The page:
The BeerCast’s Pub Guide – Edinburgh Part 3

Posted by on Mar 6, 2012 in Edinburgh Beer, Pubs, Scottish Beer | 2 Comments

Following on from our two previous guides to Edinburgh pubs – here and here, we felt it was long overdue to post a third. There really are so many great places to drink in the city, that another selection was definitely required. If you’re in town for a short break, you need to be visiting a few of these pubs for refreshment…

Some young-looking cats in this photo

Cloisters 26 Brougham St Map
Open: 12pm-12am (1am Fri-Sat); 12.30pm-12am (Sun)
Link: Beer in the Evening
Twitter Feed: @Cloisters_Bar
Cloisters Bar doesn’t look like your average pub, being shoehorned into an old church at Tollcross. Located near the Meadows, it is one of Edinburgh’s best real ale pubs. With four regular cask beers and five guest (which are rotated pretty much constantly), there’s always something interesting on. Their keg range has recently become just as interesting – Guinness was booted off to be replaced by Black Isle Porter, for example. If rare beers are your thing, locals Stewart Brewing do a beer just for Cloisters, called Holy Grale.

The Stockbridge Tap 2 Raeburn Place Map
Open: 12pm-12am (1am Fri-Sat); 12.30pm-12am (Sun)
Link: Beer in the Evening
Twitter Feed: @StockbridgeTap
The sister bar of Cloisters and the Bow Bar, the Stockbridge Tap is a freehouse in the affluent northern suburb of the same name, well worth a visit after a stroll along the Water of Leith footpath (which at the time of writing is closed, so more time in the pub). It used to be Bert’s Bar, and when I lived nearby was pretty much my local. If you like people watching, sit on one of the window seats and watch the Stockbridgers go about their business. Has a great range of whisky, too – and keep an eye out for brewery events, the Magic Rock takeover has already become Edinburgh legend.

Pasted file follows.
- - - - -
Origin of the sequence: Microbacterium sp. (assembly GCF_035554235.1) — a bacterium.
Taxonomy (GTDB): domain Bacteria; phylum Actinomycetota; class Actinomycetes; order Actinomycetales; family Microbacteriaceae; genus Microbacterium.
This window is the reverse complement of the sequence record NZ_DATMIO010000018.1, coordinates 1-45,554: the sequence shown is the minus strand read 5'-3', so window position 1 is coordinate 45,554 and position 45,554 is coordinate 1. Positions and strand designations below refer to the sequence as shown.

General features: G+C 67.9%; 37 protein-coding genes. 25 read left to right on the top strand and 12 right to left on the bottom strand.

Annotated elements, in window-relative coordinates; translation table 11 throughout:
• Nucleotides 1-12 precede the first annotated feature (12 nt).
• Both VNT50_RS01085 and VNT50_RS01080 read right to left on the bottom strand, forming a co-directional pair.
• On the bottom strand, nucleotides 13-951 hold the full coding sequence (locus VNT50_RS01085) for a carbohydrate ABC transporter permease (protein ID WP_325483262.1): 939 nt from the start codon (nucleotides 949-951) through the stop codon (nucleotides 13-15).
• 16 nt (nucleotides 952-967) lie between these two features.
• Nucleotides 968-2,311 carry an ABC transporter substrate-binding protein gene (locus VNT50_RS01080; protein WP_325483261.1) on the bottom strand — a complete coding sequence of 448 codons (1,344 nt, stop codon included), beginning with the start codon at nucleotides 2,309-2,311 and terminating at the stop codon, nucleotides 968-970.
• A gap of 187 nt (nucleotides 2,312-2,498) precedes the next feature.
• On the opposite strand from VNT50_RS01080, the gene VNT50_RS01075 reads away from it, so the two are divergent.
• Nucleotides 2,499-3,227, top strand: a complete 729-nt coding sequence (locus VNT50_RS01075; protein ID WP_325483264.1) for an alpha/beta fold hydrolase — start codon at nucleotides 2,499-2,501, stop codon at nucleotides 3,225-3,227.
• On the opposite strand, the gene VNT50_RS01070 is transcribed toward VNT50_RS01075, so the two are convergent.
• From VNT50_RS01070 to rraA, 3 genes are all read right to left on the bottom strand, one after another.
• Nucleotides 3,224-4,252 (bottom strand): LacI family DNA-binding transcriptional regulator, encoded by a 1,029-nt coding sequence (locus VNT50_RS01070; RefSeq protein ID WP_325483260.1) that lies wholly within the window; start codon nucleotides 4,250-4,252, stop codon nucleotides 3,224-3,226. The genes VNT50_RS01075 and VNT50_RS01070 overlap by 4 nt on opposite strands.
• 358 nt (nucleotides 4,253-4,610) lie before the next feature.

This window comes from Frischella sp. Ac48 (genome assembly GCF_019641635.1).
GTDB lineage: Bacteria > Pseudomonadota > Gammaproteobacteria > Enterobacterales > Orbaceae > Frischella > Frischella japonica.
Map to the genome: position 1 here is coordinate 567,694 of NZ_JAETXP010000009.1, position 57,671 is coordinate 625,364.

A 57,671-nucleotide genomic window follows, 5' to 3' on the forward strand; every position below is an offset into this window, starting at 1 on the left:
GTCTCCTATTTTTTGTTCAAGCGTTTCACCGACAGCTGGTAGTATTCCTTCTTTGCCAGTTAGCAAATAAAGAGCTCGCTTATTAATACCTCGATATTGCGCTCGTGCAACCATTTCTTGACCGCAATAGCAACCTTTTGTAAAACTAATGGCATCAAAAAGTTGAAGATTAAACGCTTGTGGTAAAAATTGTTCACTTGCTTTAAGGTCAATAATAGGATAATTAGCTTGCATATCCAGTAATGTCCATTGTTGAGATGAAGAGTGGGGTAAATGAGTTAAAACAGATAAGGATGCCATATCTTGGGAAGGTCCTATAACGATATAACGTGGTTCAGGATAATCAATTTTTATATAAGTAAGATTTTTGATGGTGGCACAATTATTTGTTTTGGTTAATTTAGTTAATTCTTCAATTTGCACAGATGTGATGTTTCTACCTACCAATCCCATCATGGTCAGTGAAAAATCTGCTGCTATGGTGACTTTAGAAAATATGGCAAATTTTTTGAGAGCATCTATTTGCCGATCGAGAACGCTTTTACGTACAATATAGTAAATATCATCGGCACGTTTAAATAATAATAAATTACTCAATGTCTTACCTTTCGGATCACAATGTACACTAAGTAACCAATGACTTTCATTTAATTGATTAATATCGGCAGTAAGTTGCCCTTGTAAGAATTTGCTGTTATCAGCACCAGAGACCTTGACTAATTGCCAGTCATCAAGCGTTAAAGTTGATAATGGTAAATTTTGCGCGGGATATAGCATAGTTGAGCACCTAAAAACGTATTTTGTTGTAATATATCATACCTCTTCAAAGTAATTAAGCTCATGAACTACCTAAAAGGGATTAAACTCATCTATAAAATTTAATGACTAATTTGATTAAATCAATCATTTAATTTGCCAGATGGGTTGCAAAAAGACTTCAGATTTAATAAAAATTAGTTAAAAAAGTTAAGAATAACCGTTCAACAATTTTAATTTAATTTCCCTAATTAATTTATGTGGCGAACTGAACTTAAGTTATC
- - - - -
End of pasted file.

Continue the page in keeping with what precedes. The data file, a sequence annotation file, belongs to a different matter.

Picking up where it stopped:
The Caley Sample Room 42-58 Angle Park Terrace Map
Open: 12pm-12am (1am Fri-Sat); 12.30pm-12am (Sun)
Link: Official Website
Twitter Feed: @TheCaley
Owned by the same people as the Cambridge Bar, the Caley Sample Room may be located a brisk stroll from the city centre, but it’s well worth it. From the outside not much is given away, but the refurbished interior and range of beers are fantastic – two permanent taps for Black Isle and Tempest Brewing, plus four guests (as well as two for the Caledonian). The food is outstanding, having come second in the pub food category at the 2010 Scottish Restaurant Awards. There’s a regular supper club for people eating during the week, and live music. Having recently expanded their bottled beer lineup, the drinking choices are superb.

The Cask & Barrel (Southside) 26 West Preston St Map
Open: 12pm-12am (1am Fri-Sat); 12.00pm-12am (Sun)
Link: Facebook page
Twitter Feed: @CaskandBarrelSS
Open for the best part of a year, what had previously been the student-friendly Junction Bar in Newington is now the Cask & Barrel (Southside). Having the same imposing looped bar as the original C&B (see our first Edinburgh Pub Guide), it looks similar both inside and out. Plenty of room to stand if it gets busy, there are barrels and shelves aplenty to lean on until a table becomes free. As with it’s precursor, has a good selection of eight changing real ales, with plenty of Scottish beers amongst them. They also booted Strongbow out for real cider, if apples are your thing.

The Holyrood 9A 9A Holyrood Road Map
Open: 10am-12am (1am Fri-Sat)
Link: Facebook page
Twitter Feed: @Holyrood9A